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Hoffmann, R. A wiki for the life sciences where authorship matters. Nature Genetics (2008)

Expression of transcripts for cysteine-rich secretory proteins (CRISPs) in the murine lacrimal gland.

Cysteine-rich secretory proteins (CRISPs) represent a family of evolutionarily conserved proteins which may play a role in the innate immune system and are transcriptionally regulated by androgens in several tissues. Transcripts for all three members of the CRISP family have now been identified in the murine lacrimal gland. RT-PCR using primers able to discriminate between the related CRISP forms allowed the amplification of fragments with the expected length. DNA sequencing revealed a complete identity with the hitherto characterized epididymal CRISP-1, testicular CRISP-2, and salivary gland CRISP-3. An analysis of several mouse strains indicated that all expressed the three CRISP forms, but in differing amounts. RT-PCR analysis of RNA isolated from acinar cells of lacrimal glands revealed that they expressed CRISP-1 and CRISP-2. Semiquantitative and quantitative analyses furthermore showed higher CRISP-1 and CRISP-3 mRNA levels in the lacrimal glands of male BALB/c and NOD mice when compared to females. Testosterone treatment of C3H/HeJ female mice was followed by an upregulation of the steady-state CRISP-1 but not CRISP-2 transcript levels. A comparable stimulation was observed for the mRNAs coding for parotid secretory protein ( PSP), a factor previously shown to exhibit sexual dimorphism in the murine lacrimal gland. The expression of CRISP transcripts in the lacrimal gland is consistent with a function in the innate immune system.[1]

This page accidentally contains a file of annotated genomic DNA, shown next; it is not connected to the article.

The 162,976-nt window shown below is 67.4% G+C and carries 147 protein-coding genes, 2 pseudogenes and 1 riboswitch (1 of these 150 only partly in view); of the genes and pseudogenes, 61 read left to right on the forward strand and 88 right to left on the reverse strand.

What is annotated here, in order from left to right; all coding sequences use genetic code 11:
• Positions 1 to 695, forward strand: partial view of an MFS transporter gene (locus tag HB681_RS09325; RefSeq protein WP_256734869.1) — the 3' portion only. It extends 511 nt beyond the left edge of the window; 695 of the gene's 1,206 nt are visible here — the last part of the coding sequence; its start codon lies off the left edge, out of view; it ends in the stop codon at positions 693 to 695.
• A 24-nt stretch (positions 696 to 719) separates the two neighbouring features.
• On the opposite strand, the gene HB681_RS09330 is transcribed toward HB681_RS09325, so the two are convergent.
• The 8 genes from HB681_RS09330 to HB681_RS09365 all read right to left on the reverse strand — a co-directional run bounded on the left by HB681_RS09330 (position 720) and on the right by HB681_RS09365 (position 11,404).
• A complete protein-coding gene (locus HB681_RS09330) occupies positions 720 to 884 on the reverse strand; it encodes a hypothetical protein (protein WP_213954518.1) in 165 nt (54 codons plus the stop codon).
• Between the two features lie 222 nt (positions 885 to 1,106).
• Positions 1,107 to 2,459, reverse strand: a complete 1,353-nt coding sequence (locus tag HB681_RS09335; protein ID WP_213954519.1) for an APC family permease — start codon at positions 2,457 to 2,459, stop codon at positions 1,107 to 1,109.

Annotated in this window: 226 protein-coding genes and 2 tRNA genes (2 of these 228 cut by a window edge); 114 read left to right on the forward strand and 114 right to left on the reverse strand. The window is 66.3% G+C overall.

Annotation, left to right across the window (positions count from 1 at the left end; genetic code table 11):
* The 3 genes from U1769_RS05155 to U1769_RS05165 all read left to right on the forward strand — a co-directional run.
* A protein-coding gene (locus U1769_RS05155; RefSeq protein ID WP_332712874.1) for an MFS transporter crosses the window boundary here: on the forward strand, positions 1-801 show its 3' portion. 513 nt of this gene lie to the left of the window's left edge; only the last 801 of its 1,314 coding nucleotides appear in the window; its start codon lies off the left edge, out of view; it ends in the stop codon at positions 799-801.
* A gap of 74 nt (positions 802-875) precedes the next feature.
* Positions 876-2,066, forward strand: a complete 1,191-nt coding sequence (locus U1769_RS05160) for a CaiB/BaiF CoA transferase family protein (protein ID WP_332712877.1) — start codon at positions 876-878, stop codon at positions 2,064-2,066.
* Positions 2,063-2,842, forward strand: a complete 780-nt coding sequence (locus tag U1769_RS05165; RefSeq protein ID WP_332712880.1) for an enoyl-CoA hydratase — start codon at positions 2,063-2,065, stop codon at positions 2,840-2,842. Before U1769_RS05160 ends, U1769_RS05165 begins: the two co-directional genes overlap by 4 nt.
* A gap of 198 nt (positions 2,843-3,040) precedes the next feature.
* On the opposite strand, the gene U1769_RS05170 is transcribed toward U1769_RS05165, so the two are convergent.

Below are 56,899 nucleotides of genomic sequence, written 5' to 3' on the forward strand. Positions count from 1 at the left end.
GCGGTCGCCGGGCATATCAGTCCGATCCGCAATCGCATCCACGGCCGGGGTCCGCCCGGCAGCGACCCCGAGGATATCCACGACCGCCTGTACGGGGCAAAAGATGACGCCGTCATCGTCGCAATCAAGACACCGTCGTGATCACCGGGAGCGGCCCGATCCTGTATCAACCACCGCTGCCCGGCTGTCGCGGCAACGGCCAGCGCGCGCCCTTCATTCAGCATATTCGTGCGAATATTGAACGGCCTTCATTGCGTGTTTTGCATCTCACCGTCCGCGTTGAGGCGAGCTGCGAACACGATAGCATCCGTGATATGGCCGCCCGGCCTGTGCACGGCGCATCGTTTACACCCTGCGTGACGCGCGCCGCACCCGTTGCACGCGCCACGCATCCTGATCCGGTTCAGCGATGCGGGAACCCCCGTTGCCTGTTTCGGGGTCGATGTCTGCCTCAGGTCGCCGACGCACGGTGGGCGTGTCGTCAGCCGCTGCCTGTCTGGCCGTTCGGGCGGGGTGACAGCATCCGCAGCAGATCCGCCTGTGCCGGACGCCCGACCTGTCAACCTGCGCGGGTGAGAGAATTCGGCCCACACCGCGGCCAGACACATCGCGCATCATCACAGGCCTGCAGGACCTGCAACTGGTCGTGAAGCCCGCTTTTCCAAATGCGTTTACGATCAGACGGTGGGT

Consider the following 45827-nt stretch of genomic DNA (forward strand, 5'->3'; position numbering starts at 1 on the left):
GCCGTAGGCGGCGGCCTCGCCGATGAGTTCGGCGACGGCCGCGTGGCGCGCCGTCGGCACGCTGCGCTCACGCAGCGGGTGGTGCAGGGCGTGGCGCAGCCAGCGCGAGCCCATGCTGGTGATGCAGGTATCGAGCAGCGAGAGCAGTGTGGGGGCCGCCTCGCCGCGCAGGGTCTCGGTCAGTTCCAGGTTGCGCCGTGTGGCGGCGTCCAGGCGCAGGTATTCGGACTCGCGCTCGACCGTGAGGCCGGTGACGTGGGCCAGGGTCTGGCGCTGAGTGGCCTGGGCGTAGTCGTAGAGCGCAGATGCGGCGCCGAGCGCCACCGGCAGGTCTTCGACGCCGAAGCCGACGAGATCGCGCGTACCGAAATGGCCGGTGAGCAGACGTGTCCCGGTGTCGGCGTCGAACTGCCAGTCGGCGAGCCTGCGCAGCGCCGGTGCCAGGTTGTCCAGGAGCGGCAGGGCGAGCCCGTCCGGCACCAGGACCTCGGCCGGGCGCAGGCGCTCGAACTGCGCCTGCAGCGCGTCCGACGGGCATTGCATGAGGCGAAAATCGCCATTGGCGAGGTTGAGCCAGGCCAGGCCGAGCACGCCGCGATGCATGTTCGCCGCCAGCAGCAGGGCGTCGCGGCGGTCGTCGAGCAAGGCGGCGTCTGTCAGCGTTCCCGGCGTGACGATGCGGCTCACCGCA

1. Expression of transcripts for cysteine-rich secretory proteins (CRISPs) in the murine lacrimal gland. Haendler, B., Toda, I., Sullivan, D.A., Schleuning, W.D. J. Cell. Physiol. (1999) [Pubmed]
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